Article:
In the UK, the Higher Education Academy has various subject centers for promoting excellence in teaching and learning in higher education, including one for History, Classics and Archaeology. Recently, Kimm Curran and Lisa Lavender from HCA put together an edited volume of case studies (which included my own modest contribution on my oral examination experiment a few years ago at Roehampton U). I can’t find the volume on the website, which I suspect is just an oversite; the contributions are all enormously interesting, and I recreate the table of contents below:
- Teaching Core Skills in History via WebCT: Quizzes (Max Jones)
- Embedding Time Management Skills (Alan Greaves)
- Divide and Grid (Helen Kaufman)
- Using VLEs to Improve Student Learning in Large Humanities Courses (Max Jones)
- Weblogs and module journals in History (Matthew Ward)
- Blended Learning in the Delivery of Skills: engaging the distant learner (Sam Riches)
- Does Inquiry-based learning increase student engagement? The case of a first year history survey course (Jamie Wood & Alex Ralston)
- Group debates as a form of assessment (Fiona McHardy)
- Using the Oral Examination for Promoting Undergraduates’ Learning in Roman Archaeology: A New Lecturer’s Improvised Experience (Shawn Graham)
- A Thousand Years in One Semester: the application of good practice to design, teaching and assessment in an historical survey course (Rosemary Gill)
- History and Employability (Steve Caunce)
The HCA Subject Center is also calling for papers for a conference on archaeological education:
The Higher Education Academy’s Subject Centre for History, Classics and Archaeology and the Council for British Archaeology have joined together to host a joint conference on Archaeology in Education in September 2010.
We are now asking for conference proposals that address aspects of teaching archaeology at any educational levels from Key Stage 1 through to PhD, and in any context from the avocational to the professional. Conference proposals might be for either formally delivered papers, or a proposal to host a workshop based around a specific issue for discussion or activities. In particular we would like to see proposals that focus on teaching and learning issues and how they can be addressed, and/or case study examples of specific learning.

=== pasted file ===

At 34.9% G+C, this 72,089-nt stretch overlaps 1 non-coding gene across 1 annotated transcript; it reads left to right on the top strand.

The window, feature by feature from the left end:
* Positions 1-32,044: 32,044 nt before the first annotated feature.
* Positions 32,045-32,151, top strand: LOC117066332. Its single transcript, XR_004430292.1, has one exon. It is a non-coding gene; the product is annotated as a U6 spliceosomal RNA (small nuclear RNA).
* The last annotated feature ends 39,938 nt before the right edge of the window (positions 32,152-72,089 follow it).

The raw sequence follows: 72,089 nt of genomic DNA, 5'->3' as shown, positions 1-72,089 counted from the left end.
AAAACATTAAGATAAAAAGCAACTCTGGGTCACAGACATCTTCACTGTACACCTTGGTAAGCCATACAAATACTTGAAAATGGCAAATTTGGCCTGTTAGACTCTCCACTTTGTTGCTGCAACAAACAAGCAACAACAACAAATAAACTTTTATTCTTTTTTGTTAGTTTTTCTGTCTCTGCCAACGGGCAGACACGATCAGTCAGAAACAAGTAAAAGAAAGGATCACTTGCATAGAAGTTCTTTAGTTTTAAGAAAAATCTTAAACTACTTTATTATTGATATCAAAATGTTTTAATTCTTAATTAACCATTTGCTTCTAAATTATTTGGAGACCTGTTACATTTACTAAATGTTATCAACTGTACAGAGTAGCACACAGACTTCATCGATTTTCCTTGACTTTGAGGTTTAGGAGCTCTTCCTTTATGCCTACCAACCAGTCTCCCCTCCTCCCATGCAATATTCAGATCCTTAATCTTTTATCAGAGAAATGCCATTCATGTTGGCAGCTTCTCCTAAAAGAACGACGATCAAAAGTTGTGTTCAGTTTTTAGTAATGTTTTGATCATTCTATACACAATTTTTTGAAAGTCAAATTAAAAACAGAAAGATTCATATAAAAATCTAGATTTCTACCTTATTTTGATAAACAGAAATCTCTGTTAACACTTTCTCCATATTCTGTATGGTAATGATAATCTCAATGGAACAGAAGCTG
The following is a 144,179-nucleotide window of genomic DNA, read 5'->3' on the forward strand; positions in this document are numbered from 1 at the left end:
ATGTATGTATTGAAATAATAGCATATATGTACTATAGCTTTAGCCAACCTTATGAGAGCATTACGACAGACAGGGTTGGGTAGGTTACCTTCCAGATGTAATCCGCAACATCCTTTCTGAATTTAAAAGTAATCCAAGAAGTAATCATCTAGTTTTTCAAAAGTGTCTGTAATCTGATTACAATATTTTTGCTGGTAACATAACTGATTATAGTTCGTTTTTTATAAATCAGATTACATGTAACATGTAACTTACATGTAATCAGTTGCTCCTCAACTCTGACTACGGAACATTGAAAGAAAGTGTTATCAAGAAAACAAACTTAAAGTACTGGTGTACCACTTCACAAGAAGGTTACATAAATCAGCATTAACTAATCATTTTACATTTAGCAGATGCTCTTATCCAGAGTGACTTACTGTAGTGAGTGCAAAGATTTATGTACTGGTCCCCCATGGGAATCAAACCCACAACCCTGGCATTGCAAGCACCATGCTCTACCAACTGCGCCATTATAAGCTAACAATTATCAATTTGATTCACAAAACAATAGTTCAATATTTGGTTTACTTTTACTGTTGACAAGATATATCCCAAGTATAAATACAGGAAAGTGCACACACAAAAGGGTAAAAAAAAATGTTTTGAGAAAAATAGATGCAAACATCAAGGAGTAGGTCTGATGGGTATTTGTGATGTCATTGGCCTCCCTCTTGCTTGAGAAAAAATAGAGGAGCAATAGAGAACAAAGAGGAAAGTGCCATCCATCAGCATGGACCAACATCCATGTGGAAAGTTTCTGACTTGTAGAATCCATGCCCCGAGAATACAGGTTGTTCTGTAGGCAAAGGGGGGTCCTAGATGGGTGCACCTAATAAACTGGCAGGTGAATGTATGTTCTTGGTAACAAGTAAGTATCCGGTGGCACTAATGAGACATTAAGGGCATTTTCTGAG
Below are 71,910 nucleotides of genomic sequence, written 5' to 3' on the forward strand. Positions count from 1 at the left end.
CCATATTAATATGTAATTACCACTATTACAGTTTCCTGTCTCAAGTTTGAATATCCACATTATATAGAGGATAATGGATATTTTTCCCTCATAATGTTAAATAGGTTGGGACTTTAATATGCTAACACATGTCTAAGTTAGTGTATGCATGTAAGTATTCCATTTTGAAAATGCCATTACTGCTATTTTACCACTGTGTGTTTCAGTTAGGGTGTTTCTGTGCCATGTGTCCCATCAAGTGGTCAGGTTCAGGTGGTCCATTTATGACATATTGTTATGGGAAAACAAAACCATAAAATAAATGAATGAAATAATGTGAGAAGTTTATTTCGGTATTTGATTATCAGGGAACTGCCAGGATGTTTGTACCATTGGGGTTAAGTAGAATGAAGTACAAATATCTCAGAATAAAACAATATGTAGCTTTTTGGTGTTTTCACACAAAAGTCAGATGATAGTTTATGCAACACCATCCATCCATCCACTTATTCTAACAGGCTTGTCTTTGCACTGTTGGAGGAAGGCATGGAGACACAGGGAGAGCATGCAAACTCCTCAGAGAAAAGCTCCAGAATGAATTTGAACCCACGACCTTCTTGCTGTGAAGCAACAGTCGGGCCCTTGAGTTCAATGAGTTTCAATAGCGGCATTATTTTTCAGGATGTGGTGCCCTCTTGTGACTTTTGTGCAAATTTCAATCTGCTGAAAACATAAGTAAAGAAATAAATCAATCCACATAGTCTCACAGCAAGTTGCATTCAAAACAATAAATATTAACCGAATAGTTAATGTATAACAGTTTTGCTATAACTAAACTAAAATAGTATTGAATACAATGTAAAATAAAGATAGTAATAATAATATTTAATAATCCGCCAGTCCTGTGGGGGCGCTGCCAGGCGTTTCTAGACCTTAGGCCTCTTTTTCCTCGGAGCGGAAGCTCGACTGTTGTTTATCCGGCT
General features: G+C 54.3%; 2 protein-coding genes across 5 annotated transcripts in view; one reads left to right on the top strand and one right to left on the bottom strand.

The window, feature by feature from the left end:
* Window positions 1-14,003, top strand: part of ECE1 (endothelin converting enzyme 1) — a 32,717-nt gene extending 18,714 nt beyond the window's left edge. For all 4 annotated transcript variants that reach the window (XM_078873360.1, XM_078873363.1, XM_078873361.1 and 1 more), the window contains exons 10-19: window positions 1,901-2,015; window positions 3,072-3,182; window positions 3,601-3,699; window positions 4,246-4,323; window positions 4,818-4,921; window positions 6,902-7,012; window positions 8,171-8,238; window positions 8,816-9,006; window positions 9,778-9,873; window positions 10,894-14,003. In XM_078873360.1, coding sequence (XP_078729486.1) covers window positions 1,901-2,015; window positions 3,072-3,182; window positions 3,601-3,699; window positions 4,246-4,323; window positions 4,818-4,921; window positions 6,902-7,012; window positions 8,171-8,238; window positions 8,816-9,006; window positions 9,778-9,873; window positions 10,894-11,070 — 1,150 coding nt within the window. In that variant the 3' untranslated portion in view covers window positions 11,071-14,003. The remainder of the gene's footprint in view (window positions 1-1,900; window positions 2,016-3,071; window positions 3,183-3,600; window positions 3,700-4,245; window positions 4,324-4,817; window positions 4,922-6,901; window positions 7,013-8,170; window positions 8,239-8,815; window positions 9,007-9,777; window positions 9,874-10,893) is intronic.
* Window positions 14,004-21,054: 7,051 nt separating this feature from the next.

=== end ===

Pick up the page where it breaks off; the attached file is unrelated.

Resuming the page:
To register an interest in attending or to make a proposal, please send your name and affiliation (if any), the title of your paper or workshop and an abstract of 100 words to Lyn Hughes at firstname.lastname@example.org
Also worth checking out is the session proposal for TAG2010: Should students design their own curricula?
The Subject Centre is proposing to hold a session at TAG 2010, this year held in Bristol. The sessions will be called ‘Taking Ownership of the Course: student involvement in the archaeology curriculum’ and it will explore whether students should be actively involved in designing their archaeology curriculum? How important is the experience and age of teaching staff? Are there benefits that students bring from their recent experiences of learning?
Recent discussions at TAG, and elsewhere, have revealed tensions between what lecturers would ideally like their students to know about archaeological theory, and how students would like to learn about theory. Sometimes, these different opinions can be framed in terms of the difference between acquiring a depth of knowledge or an intellectual history, on the one hand, contrasted with a desire to be engaged in a debate or difference of opinion to stimulate interest, on the other. Lying at the heart of the matter is the ever-expanding nature of archaeological enquiry, the increasingly restricted time available to students to give to their studies, and a modular system for the university curriculum that tries to balance directed learning and student choice.
At a national level, the funding councils that support universities have asked institutions to encourage greater student engagement in their learning. The implication of this desire is that students are not particularly engaged at the moment, and if they were more were engaged, students might benefit more from their university education, and express higher levels of satisfaction with their time spent at university.
It seems appropriate to explore this idea at a student conference like TAG, and papers and discussion will reflect on the tensions in designing an archaeology curriculum, the possibilities, benefits and problems of student engagement in its design, and effective strategies by which students might become more knowledgeable about engaging with their learning environments.
To contribute a paper, please contact Lyn Hughes at email@example.com
TAG website http://www.bristol.ac.uk/archanth/tag/index.html
The entire website (both the Academy and the various subject centers) are well worth exploring for anyone interested in pedagogy & practice.
One thought on “Building Inclusive Academic Communities: Case Studies in History, Classics and Archaeology”
Comments are closed.